Chris believes it is a good thing for the DCPC to continue, saying it gives drivers the knowledge and wherewithal that their profession requires. ‘I hate the terminology: “just drivers”. DCPC has given them a chance to see more opportunities in what they can do.’
In Chris’s experience, the take up of DCPC has been good, with operators being proactive in his area (Sussex, Surrey and Kent). He says he has been ‘trickle feeding’ them the courses, saying this is the case not only for bus and coach but haulage companies too. Why is this? He believes it is because the customers will realise the effect if they are not keeping up to date with their training. A recently designed course for working with vulnerable people is proving popular for Ridgeway, as is First Aid training and a PSV driver’s day course, which takes learners through all aspects of a driver’s requirements and activities throughout their working day. ‘At the moment, the people we’re seeing coming through our courses are of a good calibre,’ Chris said.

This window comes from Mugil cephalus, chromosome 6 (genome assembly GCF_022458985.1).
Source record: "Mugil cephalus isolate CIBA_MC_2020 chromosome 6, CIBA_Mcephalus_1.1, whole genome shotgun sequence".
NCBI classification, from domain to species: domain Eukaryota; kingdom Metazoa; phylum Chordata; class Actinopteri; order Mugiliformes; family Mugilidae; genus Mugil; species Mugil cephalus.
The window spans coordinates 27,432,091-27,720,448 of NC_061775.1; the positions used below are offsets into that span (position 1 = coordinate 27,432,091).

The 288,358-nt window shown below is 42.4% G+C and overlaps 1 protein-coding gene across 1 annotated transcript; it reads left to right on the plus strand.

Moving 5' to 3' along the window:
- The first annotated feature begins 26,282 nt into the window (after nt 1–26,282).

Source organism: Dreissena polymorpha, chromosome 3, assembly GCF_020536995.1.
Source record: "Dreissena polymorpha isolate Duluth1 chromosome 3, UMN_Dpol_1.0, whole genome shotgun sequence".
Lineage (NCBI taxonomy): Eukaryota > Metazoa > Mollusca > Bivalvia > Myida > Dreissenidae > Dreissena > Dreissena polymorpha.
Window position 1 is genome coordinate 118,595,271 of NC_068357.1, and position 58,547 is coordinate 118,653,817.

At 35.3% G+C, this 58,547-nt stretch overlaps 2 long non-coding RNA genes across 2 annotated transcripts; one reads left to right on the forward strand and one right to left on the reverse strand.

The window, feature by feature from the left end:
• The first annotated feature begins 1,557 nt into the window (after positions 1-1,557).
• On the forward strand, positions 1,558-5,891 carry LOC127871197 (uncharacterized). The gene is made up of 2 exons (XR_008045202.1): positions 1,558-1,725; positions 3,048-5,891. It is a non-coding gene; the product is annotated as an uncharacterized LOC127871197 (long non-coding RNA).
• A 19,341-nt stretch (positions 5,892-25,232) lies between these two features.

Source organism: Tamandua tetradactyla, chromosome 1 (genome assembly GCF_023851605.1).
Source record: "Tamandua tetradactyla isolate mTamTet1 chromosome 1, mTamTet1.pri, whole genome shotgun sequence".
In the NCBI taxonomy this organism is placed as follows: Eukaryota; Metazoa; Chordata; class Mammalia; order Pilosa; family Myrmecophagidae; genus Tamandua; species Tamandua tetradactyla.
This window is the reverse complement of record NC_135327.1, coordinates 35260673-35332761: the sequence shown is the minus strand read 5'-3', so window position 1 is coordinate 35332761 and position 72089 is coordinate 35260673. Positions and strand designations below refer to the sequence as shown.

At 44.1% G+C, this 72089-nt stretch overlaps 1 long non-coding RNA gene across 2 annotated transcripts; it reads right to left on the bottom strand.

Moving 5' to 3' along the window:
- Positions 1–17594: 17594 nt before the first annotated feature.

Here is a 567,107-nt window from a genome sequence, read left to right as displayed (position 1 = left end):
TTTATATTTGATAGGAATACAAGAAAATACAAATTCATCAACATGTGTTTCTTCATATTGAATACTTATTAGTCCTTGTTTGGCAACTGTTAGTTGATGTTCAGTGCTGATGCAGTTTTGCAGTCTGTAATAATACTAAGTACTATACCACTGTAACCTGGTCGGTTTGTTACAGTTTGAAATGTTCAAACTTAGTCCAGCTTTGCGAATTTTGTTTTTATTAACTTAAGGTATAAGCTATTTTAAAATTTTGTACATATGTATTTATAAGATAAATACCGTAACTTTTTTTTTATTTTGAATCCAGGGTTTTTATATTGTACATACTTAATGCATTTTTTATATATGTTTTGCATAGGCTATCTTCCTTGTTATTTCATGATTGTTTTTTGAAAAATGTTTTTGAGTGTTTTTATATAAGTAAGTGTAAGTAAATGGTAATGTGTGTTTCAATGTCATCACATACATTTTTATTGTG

Future developments for the company include working with FORS, the transport accreditation scheme. It is supporting them to be more attractive and relevant to passenger carrying operations.
With a growing customer base is East Yorkshire Motor Services’ (EYMS’s) training division, which not only trains its own staff but third parties’ too. One key area that has seen particular growth is its Transport Manager award, where it recently revealed that passes had been achieved by all delegates that have taken it. Learners have come ‘far and wide’ to do this course. Training Manager, Darren Kendrew, mentioned the proposals for DDA awareness training previously mentioned by Alec from Minimise your Risk. He said his firm is already doing that.